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There are various aesthetic procedures that require the separation of the scalp from the underlying skull bone to create their effects. The most well known historically is the endoscopic browlift at the front part of the scalp. But in some ways the reverse of an endoscopic brow lift is the hairline lowering forehead reduction procedure. This requires a near complete release of the scalp so that it can be brought forward shifting the frontal hairline down as a result creating a reduction in the length of the forehead.

The difference between a modest vs a significant hairline lowering is how far back on the skull the scalp is released. While the scalp is adherent to the bone over the entire skull it is well known to be particularly adherent over the crown of the skull. This is also a very posterior scalp area from the frontal hairline that can be difficult to release as it turns onto the back of the head. 

In the November 2023 issue of the journal Aesthetic Plastic Surgery an article was published on this topic entitled ‘Surgical Anatomy of the Ligamentous Attachments in the Superoposterior Scalp Region’. Using  cadaveric head dissections the anatomy of the soft tissue of the scalp over the original posterior fontanelle region was done. This areas is anatomically defined as the posterior extent of the sagittal suture towards the lambda, the obelion, and around the lambdoid suture. The location and dimensions of connective tissue attachments were identified in relation to these bony skull landmarks.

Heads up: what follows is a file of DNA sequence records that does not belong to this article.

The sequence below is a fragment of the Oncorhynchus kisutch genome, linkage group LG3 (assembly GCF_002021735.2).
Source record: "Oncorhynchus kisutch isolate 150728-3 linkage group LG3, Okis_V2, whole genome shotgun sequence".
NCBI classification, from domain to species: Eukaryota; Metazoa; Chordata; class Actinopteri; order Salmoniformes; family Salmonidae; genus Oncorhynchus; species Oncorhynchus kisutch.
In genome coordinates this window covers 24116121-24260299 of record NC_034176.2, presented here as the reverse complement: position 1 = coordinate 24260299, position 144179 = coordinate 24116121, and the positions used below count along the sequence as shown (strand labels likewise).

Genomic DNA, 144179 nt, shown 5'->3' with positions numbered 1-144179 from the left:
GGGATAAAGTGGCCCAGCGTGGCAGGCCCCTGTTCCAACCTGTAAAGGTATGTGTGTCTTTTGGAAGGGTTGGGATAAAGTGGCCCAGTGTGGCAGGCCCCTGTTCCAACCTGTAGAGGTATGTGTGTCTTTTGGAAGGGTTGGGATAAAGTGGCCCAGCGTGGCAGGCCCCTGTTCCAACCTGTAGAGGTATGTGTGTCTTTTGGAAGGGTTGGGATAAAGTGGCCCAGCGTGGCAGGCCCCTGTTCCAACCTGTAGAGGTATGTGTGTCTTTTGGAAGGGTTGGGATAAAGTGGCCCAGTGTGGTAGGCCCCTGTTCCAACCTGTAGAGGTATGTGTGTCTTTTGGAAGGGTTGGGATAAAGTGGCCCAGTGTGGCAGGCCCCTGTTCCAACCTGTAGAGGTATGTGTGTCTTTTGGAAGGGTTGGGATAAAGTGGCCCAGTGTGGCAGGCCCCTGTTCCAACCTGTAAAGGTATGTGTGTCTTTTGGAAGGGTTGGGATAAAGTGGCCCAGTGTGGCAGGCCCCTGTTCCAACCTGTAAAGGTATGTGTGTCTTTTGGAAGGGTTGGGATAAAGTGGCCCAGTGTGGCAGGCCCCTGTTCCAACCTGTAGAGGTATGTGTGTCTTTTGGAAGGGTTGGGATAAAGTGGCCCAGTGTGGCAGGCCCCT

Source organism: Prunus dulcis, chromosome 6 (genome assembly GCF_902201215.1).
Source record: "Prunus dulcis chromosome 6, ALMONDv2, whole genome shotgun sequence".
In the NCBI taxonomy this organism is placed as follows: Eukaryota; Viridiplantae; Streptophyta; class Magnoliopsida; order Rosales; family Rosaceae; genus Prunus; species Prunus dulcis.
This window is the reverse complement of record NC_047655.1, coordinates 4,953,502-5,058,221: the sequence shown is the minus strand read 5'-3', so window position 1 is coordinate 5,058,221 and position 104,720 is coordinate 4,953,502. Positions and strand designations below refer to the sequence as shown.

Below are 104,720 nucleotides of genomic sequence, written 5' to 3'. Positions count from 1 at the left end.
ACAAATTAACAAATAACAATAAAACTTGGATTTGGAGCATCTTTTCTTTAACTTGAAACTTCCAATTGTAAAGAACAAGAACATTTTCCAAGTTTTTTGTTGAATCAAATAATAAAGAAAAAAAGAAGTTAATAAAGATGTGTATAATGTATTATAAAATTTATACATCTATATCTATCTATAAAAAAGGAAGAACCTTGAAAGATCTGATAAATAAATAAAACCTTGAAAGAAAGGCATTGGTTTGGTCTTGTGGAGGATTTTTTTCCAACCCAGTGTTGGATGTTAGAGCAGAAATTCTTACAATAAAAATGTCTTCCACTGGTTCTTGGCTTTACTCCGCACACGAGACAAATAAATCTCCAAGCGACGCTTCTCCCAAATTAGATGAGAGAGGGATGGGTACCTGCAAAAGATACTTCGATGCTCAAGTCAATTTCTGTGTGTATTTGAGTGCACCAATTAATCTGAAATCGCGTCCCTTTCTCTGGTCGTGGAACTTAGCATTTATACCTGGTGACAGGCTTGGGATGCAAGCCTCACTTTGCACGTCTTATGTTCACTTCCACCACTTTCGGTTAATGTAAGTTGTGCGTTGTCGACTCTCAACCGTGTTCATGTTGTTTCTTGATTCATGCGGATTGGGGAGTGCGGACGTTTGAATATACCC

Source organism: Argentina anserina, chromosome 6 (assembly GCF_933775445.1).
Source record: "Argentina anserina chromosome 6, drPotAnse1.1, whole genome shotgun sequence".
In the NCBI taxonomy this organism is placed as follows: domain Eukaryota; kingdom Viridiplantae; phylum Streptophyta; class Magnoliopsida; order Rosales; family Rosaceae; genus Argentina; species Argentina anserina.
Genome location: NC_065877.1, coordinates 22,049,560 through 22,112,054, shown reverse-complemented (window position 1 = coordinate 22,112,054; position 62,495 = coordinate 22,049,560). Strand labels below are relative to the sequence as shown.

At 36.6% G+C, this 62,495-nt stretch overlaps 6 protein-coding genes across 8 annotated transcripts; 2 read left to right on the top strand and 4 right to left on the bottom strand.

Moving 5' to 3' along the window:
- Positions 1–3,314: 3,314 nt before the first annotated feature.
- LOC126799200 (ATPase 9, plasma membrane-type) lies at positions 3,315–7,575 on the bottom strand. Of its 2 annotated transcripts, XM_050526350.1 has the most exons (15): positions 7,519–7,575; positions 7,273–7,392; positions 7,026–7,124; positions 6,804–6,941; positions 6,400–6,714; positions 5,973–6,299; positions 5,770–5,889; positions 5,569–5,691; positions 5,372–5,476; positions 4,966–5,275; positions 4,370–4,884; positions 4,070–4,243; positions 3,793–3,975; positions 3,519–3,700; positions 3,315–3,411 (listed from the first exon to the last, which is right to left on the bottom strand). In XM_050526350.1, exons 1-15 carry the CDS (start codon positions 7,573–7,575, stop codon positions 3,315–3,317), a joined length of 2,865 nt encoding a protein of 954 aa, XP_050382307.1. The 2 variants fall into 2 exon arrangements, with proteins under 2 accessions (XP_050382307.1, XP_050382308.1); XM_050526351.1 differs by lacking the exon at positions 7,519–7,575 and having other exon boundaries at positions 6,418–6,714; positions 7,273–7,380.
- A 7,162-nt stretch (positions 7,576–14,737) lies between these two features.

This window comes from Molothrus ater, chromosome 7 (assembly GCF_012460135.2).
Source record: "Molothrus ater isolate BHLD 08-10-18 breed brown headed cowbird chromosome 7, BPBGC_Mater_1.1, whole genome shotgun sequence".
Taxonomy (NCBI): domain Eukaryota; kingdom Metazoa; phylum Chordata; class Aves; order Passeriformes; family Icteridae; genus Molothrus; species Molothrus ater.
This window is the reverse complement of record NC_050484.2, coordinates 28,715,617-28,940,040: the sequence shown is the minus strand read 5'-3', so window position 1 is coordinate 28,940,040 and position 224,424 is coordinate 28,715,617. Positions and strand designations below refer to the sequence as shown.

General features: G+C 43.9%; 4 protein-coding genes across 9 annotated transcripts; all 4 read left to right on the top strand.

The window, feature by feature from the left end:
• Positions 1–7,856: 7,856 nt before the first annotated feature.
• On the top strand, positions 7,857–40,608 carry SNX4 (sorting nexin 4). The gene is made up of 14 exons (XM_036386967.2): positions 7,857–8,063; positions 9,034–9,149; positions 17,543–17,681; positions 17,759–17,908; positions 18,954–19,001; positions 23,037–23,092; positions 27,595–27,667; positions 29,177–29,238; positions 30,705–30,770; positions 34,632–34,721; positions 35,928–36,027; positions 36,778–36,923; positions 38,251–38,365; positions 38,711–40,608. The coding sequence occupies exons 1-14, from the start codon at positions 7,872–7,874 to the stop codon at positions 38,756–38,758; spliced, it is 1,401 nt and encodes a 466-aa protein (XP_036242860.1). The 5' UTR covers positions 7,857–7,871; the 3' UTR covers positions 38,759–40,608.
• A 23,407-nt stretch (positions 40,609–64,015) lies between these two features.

Three distinct ligamentous structures were identified. The first is located at the posterior end of the sagittal suture line with bony parietal foramina at its base. (cranial retaining ligament) The second is an adhesion anterior to the cranial retaining ligament running along the sagittal suture which has been termed a sagittal adhesion. The third is another adhesion located just superior to the junction of the paired lambdoid sutures which is termed the supralambdoid adhesion.

The scalp is very adherent over the crown of the head due to the intersection of the sagittal and lambdoid sutures as well as being the original posterior fontanelle region. Having placed hundreds of custom skull implants, many for the back of the head with their designs requiring release of the scalp over the crown area. I can verify that it is exquisitely adherent. There are usually paired emissary veins seen in this skull area which causes some moderate bleeding as well when released. To get a good release in this area for hairline lowering surgery I have found it useful to make a small incision near this scalp area so that its release can be maximally obtained.

Dr. Barry Eppley

World-Renowned Plastic Surgeon

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